While a small number of prepared curricular resources for SSI have begun to be made available to teachers (cf. Kinslow & Sadler, 2018; Science Education Resource Center; The ReSTEM Institute; Zeidler & Kahn, 2014a), practical access to SSI curricula remains limited. Literature around SSI features an array of project-specific SSI-focused curricular resources on a variety of topics (Carson & Dawson, 2016; Christenson, Chang Rundgren, & Höglund, 2012; Dawson & Venville, 2010; Eilks, 2002; Eilks, Marks, & Feierabend, 2008; Friedrichsen, Sadler, Graham, & Brown, 2016; Kolstø, 2006; Lederman et al., 2014; H Lee et al., 2013; Peel et al., 2019; Sadler & Zeidler, 2005). However, only very few of the studies (Eilks, 2002; Friedrichsen et al., 2016; Zeidler et al., 2011) have focused on the process or products of SSI curricular design and the curricula from this research generally have not been distributed for classroom use. In addition, research has demonstrated the potentially transformative power to teachers of engaging in the design of reform-oriented, including SSI-focused, curricular resources (Coenders, Terlouw, Dijkstra, & Pieters, 2010; Eilks & Markic, 2011; Hancock, Friedrichsen, Kinslow, & Sadler, 2019; Zeidler et al., 2011).
In view of the demonstrated discrepancy between teachers’ perceptions and enactment of SSI; limited access to SSI curricular resources; the transformative value of engaging in reform-oriented curricular design; and the potential of SSI-based pedagogy to promote reform-oriented learning experiences; we view supporting teachers in the design of SSI-oriented curricula as a promising approach to educational reform. This project reflects that view. We sought to support pre-service science teachers (PSTs) in their uptake of SSI-based teaching in a Science Methods course through our design and teaching of an SSI Teaching Module intended to: 1) engage PSTs as learners in an authentic SSI science unit; 2) guide PSTs in making sense of an SSI approach to teaching and learning; and 3) support PSTs in designing SSI-based curricular units. The purpose of this paper is to describe our Teaching Module and share related resources with teacher educators, as well as to provide some examples of PSTs’ challenges, successes, and responses to the experience. It is our hope that the Teaching Module will serve as an inspiration for teacher educators interested in supporting future science teachers’ uptake of SSI.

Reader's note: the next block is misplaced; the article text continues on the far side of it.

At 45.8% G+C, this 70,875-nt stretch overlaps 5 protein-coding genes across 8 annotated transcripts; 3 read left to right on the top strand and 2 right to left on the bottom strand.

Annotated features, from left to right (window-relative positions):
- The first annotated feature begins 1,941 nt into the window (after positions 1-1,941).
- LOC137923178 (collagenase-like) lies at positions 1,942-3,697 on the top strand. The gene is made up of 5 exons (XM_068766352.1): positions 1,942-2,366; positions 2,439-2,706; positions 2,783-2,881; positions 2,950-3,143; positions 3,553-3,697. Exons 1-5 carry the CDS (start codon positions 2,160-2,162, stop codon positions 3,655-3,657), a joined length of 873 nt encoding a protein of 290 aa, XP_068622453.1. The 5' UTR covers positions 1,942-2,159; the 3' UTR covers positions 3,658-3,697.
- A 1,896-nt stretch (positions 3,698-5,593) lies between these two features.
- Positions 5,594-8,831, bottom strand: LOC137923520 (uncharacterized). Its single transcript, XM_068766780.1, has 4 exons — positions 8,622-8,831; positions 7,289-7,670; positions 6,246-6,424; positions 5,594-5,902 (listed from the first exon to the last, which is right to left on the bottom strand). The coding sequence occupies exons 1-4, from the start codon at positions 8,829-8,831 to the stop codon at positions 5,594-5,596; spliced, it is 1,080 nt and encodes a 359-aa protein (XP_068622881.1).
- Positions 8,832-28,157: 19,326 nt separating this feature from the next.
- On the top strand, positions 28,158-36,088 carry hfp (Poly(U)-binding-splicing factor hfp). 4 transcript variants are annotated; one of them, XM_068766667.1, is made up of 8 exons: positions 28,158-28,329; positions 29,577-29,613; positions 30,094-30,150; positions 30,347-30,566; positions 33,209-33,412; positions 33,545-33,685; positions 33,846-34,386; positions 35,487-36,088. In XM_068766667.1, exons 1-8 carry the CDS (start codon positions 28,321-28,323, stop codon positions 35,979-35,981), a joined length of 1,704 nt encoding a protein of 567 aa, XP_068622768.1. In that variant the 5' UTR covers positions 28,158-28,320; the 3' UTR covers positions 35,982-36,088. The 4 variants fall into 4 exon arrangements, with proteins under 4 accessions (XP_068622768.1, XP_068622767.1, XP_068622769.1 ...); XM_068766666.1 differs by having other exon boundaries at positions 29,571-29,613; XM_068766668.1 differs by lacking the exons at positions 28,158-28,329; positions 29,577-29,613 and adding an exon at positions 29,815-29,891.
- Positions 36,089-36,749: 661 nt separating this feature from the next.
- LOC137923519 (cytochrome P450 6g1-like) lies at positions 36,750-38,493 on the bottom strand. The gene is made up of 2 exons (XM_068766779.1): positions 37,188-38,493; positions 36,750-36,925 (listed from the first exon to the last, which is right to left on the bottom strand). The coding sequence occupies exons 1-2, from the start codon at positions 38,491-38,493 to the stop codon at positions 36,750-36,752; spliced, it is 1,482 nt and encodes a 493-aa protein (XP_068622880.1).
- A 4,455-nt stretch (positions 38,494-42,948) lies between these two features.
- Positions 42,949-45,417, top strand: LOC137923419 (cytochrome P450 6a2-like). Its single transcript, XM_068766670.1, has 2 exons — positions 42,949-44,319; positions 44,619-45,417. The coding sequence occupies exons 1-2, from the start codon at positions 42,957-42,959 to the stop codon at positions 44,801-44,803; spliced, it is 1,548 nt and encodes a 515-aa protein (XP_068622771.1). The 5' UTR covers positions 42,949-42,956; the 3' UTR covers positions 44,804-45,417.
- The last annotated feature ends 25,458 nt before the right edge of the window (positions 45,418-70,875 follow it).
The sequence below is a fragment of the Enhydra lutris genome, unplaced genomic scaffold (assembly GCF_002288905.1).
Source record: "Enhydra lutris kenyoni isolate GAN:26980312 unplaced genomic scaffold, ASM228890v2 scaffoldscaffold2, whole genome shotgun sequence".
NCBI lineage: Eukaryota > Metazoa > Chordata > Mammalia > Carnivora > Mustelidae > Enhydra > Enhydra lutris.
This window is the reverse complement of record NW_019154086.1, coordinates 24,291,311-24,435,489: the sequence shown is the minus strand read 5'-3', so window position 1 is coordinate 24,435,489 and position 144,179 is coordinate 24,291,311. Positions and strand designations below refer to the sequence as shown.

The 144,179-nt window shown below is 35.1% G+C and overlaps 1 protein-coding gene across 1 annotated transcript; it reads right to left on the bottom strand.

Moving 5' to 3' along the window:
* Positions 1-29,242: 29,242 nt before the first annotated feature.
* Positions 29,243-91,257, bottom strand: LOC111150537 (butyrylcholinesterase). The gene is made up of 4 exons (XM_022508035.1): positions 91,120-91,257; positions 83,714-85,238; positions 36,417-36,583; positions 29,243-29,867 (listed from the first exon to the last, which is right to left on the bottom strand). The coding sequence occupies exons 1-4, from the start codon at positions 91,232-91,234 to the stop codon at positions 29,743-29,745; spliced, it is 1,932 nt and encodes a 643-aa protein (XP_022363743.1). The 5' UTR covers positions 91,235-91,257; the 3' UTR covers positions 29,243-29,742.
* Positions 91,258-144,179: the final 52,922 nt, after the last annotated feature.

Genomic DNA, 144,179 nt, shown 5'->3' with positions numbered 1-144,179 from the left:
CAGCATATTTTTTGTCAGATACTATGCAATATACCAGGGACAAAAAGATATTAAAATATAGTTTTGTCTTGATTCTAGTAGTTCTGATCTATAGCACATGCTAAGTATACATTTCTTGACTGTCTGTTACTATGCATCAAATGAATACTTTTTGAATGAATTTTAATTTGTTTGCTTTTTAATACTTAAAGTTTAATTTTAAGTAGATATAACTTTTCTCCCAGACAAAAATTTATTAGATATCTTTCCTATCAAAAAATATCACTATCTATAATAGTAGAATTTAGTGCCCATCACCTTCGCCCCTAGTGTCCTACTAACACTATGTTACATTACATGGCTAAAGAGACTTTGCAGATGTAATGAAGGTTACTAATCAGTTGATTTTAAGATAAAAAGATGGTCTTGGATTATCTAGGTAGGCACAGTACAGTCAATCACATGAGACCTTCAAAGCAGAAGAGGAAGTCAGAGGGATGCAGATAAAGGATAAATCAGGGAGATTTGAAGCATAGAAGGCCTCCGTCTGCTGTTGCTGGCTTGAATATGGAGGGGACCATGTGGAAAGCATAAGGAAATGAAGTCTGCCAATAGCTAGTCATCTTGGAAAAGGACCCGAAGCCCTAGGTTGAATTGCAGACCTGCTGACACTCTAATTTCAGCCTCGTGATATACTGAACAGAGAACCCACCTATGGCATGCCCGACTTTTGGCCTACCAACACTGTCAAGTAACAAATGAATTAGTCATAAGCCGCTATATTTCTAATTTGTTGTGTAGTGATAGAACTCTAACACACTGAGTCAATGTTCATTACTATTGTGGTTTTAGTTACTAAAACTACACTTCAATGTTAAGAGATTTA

SSI-TL – A Framework to Operationalize SSI-Based Pedagogy
Our group has developed the SSI Teaching and Learning (SSI-TL) Framework (Sadler et al., 2017) for the purpose of supporting teachers’ uptake of SSI-based teaching. Intended as a guide for classroom teachers, the SSI-TL framework highlights elements we consider to be essential to teaching science with SSI, while also remaining highly adaptable to various subdisciplines, courses, and classroom contexts in K-12 science education. SSI-TL is one instantiation of SSI-based teaching, developed from multiple projects that utilized research-based SSI frameworks featured in previous literature (Foulk, 2016; Friedrichsen et al., 2016; Klosterman & Sadler, 2010; Presley et al., 2013; Sadler, 2011; Sadler et al., 2015; Sadler et al., 2016). This project contributed to the development of SSI-TL, and we drew from an intermediate version of the framework throughout the project (See Figure 1).
Figure 1 (Click on image to enlarge)
SSI-TL specifies requisite components of SSI-based learning experiences, the sum total of which are necessary for a complete SSI-TL curricular unit. Such a unit consists of a cohesive, two- to three-week sequence of lessons designed around a particular SSI, to promote students’ achievement of a defined set of science learning objectives. Within any SSI-TL curricular unit, a focal SSI is foregrounded in the curricular sequence and revisited regularly throughout the unit, in order to serve as both motivation and context for learners’ engagement in authentic science practices and sensemaking about science ideas. A continuous focus on the selected SSI also guides students in exploration of societal dimensions of the issue; that is, the potential impacts of the issue on society, such as those of a social, political, or economic nature. Participation in an SSI-TL unit is intended to engage students in sensemaking about both the relevant science ideas and the societal dimensions of the issue. Student learning in SSI-based teaching is assessed with a culminating project in which learners synthesize their understanding of scientific and societal aspects relevant to the issue. In this project, our intermediate version of the SSI-TL framework served as both a representation of SSI-based teaching and a tool to support PSTs’ uptake of the approach.
The SSI Teaching Module in a Methods Course
Project Context, Goals, and Audience